An old landfill at the Armstrong World Industries site in south Macon is one of six new hazardous waste locations in the Southeast added to the National Priorities List of Superfund sites, the Environmental Protection Agency said Thursday.
The federal Superfund program provides cleanup funds for areas with the worst pollution in the country. The Armstrong site is believed to be a source of cancer-causing polychlorinated biphenyls, which travel up the food chain to humans through fish. The 7.7-acre landfill there closed in the early 1990s.
Georgia regulators detected PCBs in two flathead catfish sampled in the Ocmulgee River in 1999, downstream from that area. After that, signs along nearby Rocky Creek warned against fishing because of PCB contamination. The ceiling tile manufacturer has cooperated with the EPA over the years.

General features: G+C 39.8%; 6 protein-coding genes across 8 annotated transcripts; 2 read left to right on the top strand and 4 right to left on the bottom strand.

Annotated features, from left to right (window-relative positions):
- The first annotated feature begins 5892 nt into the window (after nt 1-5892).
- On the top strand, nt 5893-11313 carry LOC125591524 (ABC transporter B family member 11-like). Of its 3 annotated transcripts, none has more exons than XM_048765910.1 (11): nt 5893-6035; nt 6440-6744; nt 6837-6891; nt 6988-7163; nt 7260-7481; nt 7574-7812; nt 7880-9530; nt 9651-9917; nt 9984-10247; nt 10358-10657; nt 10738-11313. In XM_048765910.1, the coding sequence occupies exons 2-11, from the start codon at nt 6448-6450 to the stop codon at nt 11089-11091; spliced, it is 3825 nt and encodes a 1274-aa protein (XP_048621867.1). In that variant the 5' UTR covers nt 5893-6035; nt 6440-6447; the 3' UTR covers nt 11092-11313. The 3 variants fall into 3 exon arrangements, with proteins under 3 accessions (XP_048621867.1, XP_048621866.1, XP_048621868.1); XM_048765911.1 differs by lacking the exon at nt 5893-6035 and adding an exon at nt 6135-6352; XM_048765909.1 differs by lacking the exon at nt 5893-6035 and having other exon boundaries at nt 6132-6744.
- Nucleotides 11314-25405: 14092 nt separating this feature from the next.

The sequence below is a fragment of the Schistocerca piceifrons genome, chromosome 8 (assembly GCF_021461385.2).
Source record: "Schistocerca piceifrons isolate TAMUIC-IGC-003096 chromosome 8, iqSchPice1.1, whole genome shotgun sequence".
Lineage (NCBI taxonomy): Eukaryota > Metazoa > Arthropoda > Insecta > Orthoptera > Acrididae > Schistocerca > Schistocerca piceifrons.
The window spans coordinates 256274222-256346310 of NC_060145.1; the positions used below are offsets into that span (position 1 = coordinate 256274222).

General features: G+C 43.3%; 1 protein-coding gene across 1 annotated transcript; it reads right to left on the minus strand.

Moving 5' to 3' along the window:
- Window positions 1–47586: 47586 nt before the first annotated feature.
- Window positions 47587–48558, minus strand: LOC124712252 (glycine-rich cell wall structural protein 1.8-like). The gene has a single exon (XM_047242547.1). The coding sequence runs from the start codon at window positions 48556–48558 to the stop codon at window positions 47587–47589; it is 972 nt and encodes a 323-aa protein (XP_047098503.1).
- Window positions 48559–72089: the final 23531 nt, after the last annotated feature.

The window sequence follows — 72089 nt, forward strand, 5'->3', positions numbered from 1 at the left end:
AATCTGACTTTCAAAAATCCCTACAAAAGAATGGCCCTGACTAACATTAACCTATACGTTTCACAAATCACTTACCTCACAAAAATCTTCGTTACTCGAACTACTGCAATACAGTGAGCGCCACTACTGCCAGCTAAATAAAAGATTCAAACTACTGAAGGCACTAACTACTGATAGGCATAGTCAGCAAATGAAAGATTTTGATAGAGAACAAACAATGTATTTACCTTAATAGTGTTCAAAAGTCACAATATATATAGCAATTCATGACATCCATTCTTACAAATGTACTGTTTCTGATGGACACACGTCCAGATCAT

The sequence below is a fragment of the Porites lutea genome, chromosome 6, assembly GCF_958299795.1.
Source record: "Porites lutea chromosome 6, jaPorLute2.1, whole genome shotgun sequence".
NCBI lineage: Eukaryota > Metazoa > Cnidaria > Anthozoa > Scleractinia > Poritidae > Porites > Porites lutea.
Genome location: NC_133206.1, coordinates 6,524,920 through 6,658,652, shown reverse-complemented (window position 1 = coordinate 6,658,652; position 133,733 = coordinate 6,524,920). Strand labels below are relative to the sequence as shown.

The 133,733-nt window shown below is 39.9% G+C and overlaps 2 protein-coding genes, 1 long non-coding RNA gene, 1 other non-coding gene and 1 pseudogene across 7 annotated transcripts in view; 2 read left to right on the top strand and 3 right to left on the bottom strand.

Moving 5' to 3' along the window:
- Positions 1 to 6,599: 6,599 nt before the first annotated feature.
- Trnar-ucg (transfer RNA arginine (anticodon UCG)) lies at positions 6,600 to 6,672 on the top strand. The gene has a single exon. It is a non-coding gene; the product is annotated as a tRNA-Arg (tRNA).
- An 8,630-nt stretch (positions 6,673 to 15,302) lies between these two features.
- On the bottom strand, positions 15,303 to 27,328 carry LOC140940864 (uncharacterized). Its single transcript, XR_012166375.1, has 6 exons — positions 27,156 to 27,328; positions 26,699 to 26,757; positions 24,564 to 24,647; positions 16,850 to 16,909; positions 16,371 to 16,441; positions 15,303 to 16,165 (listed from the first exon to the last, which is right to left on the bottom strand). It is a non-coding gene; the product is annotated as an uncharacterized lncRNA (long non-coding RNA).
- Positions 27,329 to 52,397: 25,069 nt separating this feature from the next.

To date, 1,652 sites have been listed on the National Priorities List. Of those, 350 sites have been cleaned up.
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Each Superfund site is investigated to determine the full extent of contamination before cleanup is started. Therefore, it may be several years before significant cleanup funding is required for the sites, the EPA said in a statement.
The Armstrong site is the fourth Middle Georgia location on the list. The other sites are at Robins Air Force Base, the Woolfolk Chemical site in Fort Valley and the former Powersville landfill in Peach County.